“Don’t come any closer.  Stay back.  I don’t want to be hurt again.”

And this group just keeps getting larger.
Church splits, moral failures, deacon’s meetings, gossip, financial budgets, “the pastor didn’t call me when I was sick”, arguments, hymns versus choruses, young versus old, family church dynasty versus the “new kids on the church block”, building programs, tithing, pride, the annual Church Business Meetings, “look, those people sat in my seat”, and King James going one-on-one with everybody else… ah, you name it.  They all take their toll.
It’s like a young man or woman who has lost their virginity and is desperately trying to right the wrong, trying to turn back the clock in a futile attempt to make things like they were once before.
Well, you can’t.  You can never go back to the way it was before.
Once the bottle is broken and the innocence is spilled, you can never put it back into the bottle again.  You never move from Love Jesus, Hate Church to Love Jesus, Love Church.  There’s no round-trip ticket.  No return fare.  It’s simply a one-way ride from intimacy to disengagement, from reckless abandon to cautious reserve, from child-like delight to disillusionment and despair— or, in other words, from love to hate.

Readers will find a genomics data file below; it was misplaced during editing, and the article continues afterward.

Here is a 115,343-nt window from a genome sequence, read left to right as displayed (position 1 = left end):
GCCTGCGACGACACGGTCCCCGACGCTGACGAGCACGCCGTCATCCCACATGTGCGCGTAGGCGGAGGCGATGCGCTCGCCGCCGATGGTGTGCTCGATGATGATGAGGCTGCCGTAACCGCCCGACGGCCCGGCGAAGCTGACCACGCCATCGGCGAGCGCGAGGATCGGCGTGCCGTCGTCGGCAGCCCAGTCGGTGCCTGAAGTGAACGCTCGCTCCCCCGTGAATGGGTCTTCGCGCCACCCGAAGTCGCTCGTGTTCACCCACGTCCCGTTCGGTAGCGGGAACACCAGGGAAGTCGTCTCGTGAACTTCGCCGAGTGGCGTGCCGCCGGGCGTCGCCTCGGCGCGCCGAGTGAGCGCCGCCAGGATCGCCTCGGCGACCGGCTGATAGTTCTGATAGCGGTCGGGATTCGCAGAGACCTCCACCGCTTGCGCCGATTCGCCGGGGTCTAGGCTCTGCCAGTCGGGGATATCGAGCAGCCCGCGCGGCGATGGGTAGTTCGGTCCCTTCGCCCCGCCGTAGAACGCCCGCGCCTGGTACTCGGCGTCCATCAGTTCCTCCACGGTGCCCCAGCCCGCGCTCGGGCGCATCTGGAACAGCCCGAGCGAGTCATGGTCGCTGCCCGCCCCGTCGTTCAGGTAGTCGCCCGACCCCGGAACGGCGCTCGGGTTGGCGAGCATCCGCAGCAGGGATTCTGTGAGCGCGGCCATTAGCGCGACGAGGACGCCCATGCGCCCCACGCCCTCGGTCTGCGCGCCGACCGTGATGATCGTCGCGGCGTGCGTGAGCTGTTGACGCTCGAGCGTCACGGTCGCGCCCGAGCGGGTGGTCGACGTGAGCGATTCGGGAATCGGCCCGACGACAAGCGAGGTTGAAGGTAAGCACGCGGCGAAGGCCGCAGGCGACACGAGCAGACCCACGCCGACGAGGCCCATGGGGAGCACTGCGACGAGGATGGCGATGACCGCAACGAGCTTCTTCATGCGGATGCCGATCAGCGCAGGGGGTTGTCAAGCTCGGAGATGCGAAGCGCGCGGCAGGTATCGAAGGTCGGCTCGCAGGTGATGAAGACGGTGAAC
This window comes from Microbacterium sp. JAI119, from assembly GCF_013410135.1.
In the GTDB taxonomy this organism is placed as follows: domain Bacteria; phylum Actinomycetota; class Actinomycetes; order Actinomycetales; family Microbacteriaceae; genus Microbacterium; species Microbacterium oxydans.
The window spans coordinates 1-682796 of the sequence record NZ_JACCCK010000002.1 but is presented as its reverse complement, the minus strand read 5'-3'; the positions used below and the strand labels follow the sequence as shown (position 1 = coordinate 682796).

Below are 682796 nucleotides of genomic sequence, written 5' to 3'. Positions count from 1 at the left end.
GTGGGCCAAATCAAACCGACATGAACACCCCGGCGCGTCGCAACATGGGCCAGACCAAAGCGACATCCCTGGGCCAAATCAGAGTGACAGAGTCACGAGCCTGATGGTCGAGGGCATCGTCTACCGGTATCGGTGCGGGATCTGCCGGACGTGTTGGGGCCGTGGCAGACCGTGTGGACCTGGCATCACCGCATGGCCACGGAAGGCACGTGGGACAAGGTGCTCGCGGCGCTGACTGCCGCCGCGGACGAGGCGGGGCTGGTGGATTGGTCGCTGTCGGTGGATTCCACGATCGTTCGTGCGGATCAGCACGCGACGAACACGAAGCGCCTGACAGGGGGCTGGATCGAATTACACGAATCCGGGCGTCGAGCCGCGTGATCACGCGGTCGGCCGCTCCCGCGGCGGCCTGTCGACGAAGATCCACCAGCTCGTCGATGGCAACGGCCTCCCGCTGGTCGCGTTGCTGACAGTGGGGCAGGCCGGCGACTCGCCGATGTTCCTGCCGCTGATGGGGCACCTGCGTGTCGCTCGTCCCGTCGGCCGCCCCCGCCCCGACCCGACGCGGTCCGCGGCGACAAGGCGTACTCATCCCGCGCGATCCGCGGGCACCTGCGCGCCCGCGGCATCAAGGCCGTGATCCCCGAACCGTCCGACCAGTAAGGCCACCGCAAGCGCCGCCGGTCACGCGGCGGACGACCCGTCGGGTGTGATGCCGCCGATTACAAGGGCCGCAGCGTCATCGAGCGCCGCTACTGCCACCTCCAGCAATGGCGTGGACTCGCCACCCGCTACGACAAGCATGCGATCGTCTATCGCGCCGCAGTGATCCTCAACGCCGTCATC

And every day it seems the ranks of the Love Jesus, Hate Church army swells. *

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So what do we do about the church?  Nothing.  We just live our lives out the way Christ called us to and allow Him to take care of His church.

We pledge to be different— and we do it for His glory!

Adveho quis may.  Come what may.
Will you join with me? Come what may.

To read Love Jesus, Hate Church, click – HERE

* From the chapter, Rescue Those Who Are Perishing, page 94.